Finance and economic indicators show economic effectiveness of the WRM (e.g., prime cost of water supply service, specific energy consumption and loses, tariffs for water services for population and industries, etc.). This category also includes quite specific for the country finance indicator like debt of water supply enterprises for the used energy or debt of population for consumed water.

Reports also describe efforts undertaken in the field of regulation improvement – type and number of legal acts approved and entered into force, data on the performance of the projects and programs (including projects of technical assistance), etc. This part of the reports is based on the governance indicators, which are specific and do not arise from the State Statistic Service data base.

The last chapters of the reports represent data related to the water security, such as emergency of the water supply and water discharge facilities, technical conditions of water pipelines, threats of transboundary waters pollution, the state of underground water in Chornobyl exclusive zone, etc. Specific indicators are dominating in this part.

In general, reports present quite comprehensive picture of the water resource management in Ukraine through the year and to some extent, visible changes in comparison to previous year(s). Reports provide consolidated information regarding available water resources; the amount of consumed water by regions, economy sectors, population; the state of water supply and discharge infrastructure, and many other data which can be used for calculation of the performance indicators for national economy and social progress.

Data presented in the national reports result in the conclusion that national WRM system is not socially, economically and environmentally sustainable. Moreover, the content of policy / programming documents and used WRM indicators explicitly were not focused on achieving sustainability. Reports do not consider water sustainability issues and do not present methodology or practical approaches for examining this phenomenon in the country. The only comparison of the value of the same indicators over certain period of time may answer the question whether we are on the way to sustainable water consumption. The number of such indicators is restricted, some of them have complex nature (like Y1, Y2, Y3 , Y4 indicators from [22]) and are still under consideration by experts and researchers.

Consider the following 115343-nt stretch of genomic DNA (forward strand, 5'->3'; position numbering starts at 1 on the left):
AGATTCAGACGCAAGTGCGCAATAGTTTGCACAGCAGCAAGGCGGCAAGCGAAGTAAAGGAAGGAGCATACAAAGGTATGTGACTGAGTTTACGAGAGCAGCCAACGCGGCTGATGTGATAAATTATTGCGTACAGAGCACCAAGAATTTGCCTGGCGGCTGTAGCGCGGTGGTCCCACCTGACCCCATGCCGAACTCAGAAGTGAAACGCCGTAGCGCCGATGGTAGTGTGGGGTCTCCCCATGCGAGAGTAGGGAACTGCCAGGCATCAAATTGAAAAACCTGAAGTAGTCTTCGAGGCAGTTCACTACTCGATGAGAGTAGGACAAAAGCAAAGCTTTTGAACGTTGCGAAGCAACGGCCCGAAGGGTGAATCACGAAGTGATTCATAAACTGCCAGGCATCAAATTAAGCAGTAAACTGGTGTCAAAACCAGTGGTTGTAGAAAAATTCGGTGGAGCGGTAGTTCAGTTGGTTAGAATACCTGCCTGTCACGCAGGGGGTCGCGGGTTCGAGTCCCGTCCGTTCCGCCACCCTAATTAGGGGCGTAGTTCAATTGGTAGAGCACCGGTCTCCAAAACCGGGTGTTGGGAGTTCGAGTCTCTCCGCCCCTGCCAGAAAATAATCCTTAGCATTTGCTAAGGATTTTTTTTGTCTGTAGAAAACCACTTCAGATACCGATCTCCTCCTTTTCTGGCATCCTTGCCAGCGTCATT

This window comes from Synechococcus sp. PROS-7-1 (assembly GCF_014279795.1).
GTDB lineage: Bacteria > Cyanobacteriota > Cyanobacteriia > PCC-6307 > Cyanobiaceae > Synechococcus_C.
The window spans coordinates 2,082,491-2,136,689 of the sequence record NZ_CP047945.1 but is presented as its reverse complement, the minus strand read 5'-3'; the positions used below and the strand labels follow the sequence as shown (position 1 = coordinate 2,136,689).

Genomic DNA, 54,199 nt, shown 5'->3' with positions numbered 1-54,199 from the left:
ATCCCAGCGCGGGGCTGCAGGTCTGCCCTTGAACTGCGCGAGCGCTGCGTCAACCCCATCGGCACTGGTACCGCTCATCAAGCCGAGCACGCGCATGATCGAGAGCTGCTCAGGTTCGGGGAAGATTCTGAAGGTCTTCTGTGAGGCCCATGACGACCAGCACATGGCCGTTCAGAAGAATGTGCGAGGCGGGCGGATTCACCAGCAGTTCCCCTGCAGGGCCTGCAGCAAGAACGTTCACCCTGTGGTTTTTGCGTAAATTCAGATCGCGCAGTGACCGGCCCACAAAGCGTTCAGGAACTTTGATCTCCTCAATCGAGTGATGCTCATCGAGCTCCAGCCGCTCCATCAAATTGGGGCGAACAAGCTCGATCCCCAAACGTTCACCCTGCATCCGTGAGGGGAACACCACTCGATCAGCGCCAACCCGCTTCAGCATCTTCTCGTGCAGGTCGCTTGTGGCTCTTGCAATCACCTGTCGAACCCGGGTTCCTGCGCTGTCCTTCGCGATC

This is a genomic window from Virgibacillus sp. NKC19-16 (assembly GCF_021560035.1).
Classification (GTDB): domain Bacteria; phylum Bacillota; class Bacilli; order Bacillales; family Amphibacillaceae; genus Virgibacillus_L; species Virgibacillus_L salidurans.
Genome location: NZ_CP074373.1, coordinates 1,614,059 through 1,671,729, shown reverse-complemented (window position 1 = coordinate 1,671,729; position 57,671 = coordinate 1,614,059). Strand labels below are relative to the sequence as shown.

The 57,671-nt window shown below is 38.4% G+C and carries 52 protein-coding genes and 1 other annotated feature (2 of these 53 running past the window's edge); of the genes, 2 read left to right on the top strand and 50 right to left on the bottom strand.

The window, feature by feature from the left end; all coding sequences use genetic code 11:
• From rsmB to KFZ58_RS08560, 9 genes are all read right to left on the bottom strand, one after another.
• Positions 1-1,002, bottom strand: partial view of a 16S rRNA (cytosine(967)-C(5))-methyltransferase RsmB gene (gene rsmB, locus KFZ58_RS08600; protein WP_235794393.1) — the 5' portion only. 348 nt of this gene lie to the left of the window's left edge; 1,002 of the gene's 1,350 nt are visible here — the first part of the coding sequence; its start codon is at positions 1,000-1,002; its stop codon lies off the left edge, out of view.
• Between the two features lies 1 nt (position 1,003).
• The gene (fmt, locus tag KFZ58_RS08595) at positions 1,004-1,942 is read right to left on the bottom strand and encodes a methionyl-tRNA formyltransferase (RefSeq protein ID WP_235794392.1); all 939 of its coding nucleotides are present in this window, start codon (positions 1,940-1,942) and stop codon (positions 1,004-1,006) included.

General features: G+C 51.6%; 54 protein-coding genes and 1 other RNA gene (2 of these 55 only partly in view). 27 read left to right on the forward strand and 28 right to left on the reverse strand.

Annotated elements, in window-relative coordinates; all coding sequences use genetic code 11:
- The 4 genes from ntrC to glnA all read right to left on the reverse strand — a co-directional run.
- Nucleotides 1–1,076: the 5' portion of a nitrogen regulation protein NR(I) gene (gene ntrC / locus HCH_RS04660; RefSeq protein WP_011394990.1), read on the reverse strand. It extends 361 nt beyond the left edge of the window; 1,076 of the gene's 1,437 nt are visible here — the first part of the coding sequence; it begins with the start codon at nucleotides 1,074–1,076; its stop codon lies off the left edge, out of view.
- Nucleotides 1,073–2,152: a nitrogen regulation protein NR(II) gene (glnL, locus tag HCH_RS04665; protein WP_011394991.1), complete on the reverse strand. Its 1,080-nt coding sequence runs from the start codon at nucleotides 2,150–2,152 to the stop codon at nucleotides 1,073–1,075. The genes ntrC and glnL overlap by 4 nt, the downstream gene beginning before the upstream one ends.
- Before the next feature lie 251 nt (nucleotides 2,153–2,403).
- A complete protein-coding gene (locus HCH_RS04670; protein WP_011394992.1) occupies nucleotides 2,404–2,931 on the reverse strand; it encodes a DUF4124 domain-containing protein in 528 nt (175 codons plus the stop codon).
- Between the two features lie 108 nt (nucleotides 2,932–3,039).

Another distinctive feature of the WRM indicators is lack of presentation of the social effect. Most of the defined social indicators do not present properly human factor putting in shadow real parameters and their value. In fact, the ultimate goal of all our efforts in water resources area (e.g., operational improvements, implementation of policies, strategies, programs and projects, etc.) is meeting human needs in sustainable water resources and increasing wellbeing of population. However, reports do not provide information on the number of people who benefited from undertaken measures. Such indicator as % of rural settlements attached to centralized water supply network (and many others indicators of similar type) refers to social effect implicitly. The value of real indicator (number of people inhabited in these settlements) is unknown. In this case we faced violation of key characteristics that constitute a good indicator – representation and simplicity to interpretation [16]. In this regard many technically important indicators (such as length of water supply pipelines, number of purification facilities, etc.) are becoming irrelevant in the social context if they are lacking data on how many people benefit from this. This remark relates to many other systems of indicators elaborated for monitoring performance and evaluation progress achieved in WRM of territorial and economic systems.

Another remark relates to the sources of data and information for monitoring performance and tracking progress. Operational water management at the level of water service enterprises generates and utilizes own data. However, at the level of the sector, river basin, country, region, etc. these sources of information are becoming irrelevant due to multiplication of efforts to gather and collate information from many actors. Information problem solution is working out an information from local, regional and national statistic services. For these reasons, type, format and collection methodology of statistic data should be optimized and properly standardized.

CONCLUSIONS

Summarizing discussion of the publications on the WRM sustainability and respective indicators, the following conclusion can be outlined.